“I like to play something that’s different. My job, my ideal, as an actor is to do something different than the grain, do something different than every other actor is going to do. I’ve got no interest in playing your typical character or doing your typical character type. That doesn’t interest me, doesn’t hold my attention, and I don’t think it benefits the production either. But with that said I like to play villains, I enjoy playing villains, they’re fun because you’re not in the same box as the hero, as the good guy, you’re kind of expected to do the unexpected which is always a blast and gives you freedom as an actor. I play a lot of villains but I also play a lot of young emotionally turmoiled kids.”
In the future Daulby hopes to branch out from acting to write and direct his own projects. He says that it is important to him to be involved in many parts of the film industry:
“I want to get into those other aspects, I think it’s important to start that as young as possible. Today’s age you’re going up against people all across the globe. It’s the age of the self-tape so it’s no longer about who’s in the backyard it’s about just everybody. It’s important to be versatile and it’s important to do as many aspects of the business as possible. It makes you more valuable I think, and it gives you a lot more power. An actor doesn’t have much power in terms of after they leave the audition room a lot of things have to align in order for you to book a role. So I enjoy being a little more involved and having a little more power and developing work I think it’s cool to develop work for my fellow artists and actors that I find are really interesting and getting to hire them.”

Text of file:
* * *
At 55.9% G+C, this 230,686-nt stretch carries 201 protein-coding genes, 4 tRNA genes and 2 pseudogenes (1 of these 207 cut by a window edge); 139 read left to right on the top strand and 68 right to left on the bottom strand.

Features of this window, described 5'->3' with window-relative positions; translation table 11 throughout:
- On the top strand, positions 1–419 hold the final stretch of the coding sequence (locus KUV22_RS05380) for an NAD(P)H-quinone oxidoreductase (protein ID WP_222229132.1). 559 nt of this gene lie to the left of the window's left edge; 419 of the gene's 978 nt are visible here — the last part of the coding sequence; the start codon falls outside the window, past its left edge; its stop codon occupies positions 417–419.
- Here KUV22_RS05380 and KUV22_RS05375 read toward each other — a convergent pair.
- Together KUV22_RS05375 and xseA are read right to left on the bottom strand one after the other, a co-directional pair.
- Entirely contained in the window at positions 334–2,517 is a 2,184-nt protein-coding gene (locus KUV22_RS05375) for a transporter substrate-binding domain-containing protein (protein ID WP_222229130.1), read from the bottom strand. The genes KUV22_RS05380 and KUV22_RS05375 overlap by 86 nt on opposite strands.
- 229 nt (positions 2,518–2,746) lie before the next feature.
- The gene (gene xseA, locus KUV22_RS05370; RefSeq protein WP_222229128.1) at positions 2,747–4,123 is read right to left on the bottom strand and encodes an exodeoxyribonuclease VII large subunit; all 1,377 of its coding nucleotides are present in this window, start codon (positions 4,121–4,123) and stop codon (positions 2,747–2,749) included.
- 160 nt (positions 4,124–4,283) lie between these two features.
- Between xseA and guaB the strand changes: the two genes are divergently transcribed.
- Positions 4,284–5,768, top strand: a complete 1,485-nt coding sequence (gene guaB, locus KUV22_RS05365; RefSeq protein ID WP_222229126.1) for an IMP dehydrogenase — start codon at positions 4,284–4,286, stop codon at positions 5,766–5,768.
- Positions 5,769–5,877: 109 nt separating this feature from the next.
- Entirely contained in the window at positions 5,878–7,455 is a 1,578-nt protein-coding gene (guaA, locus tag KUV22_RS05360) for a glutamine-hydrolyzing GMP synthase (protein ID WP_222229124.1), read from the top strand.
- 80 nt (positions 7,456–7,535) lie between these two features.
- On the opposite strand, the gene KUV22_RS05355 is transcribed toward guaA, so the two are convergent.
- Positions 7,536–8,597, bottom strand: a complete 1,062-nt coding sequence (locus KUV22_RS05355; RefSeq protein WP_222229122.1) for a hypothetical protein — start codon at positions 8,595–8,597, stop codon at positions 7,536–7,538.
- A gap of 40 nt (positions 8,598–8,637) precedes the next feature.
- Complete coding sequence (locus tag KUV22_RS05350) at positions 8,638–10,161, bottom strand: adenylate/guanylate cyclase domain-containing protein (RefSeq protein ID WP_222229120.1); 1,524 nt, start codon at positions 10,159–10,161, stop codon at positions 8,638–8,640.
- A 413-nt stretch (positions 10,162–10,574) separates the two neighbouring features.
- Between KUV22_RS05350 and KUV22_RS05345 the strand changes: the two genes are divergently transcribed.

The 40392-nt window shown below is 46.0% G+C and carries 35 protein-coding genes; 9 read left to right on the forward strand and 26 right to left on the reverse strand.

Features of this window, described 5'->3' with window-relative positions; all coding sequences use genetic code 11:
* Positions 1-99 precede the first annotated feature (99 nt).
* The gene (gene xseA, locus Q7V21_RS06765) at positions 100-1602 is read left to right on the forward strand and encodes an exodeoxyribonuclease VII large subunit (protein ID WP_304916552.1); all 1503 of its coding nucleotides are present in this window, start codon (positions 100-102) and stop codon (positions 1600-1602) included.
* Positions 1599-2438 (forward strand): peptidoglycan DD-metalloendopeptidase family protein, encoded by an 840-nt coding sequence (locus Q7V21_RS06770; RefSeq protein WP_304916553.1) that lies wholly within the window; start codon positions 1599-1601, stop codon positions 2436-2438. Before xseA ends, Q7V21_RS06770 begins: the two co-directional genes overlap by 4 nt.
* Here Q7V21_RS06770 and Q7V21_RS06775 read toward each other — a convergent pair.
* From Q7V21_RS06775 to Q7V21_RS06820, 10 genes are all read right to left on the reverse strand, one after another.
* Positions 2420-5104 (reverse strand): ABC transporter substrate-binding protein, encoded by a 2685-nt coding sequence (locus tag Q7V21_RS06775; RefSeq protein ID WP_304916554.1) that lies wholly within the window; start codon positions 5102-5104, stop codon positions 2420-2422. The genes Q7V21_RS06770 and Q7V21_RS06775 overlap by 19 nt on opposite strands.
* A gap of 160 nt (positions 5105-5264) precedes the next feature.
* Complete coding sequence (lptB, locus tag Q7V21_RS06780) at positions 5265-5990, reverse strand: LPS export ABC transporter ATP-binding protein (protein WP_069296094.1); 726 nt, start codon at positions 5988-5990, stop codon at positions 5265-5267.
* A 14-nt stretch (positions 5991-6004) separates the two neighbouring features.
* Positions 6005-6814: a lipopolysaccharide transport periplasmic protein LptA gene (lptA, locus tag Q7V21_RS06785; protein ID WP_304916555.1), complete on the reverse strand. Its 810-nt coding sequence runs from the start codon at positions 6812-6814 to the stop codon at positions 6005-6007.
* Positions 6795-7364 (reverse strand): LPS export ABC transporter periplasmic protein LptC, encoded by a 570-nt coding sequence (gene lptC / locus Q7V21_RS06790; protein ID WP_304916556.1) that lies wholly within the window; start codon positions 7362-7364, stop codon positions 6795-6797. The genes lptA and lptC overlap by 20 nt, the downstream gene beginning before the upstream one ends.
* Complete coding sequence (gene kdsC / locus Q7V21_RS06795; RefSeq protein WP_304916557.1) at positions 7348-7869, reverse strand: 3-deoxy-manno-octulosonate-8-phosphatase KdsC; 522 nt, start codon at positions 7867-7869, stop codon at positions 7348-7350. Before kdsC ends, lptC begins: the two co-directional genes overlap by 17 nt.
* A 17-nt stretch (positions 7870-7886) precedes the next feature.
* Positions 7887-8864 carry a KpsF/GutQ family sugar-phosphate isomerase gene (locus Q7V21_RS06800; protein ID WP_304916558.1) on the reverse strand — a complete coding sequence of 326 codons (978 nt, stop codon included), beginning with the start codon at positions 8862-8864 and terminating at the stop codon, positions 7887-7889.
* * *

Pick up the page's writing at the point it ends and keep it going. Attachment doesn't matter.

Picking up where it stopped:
While he is not known as a comedic actor, Daulby hopes to write and direct comedies in the future and already has one in the works: “I enjoy laughing and I enjoy making people laugh. I just finished a project, a dark comedy, last year that’s in post production called The Seven Stages of Grief.”
He has also been producing, directing, and writing some episodes of a yet untitled web series.
While he was working on Black Fly Daulby was also working to hone his craft at Vancouver’s New Image College, where he was still a full-time student. He has since graduated. When asked why school remained so important to him despite already achieving some success as an actor Daulby offered the following explanation:
“There gets to a point in your career – because I was acting before I started school – where you have to decide if you want to take this seriously and I did. And I was going up against people who were not only older than me but a lot more experienced and I decided that I needed to be on the same level and I don’t think you can really do that without training. It’s a profession so you have to treat it like one. A lot of people think it’s all about natural talent and that’s a big thing, sure, but a doctor doesn’t go into the operating room without knowing anatomy. I decided that I needed to have a formal base to work off of so I could understand the technical parts of it because it’s a very technical job a lot more technical than people realize.”
Daulby says that the faculty at New Image, particularly his mentor Phil Granger who is both the head of the program and Daulby’s friend since he was very young, were an asset in both booking his Black Fly role and carrying it through.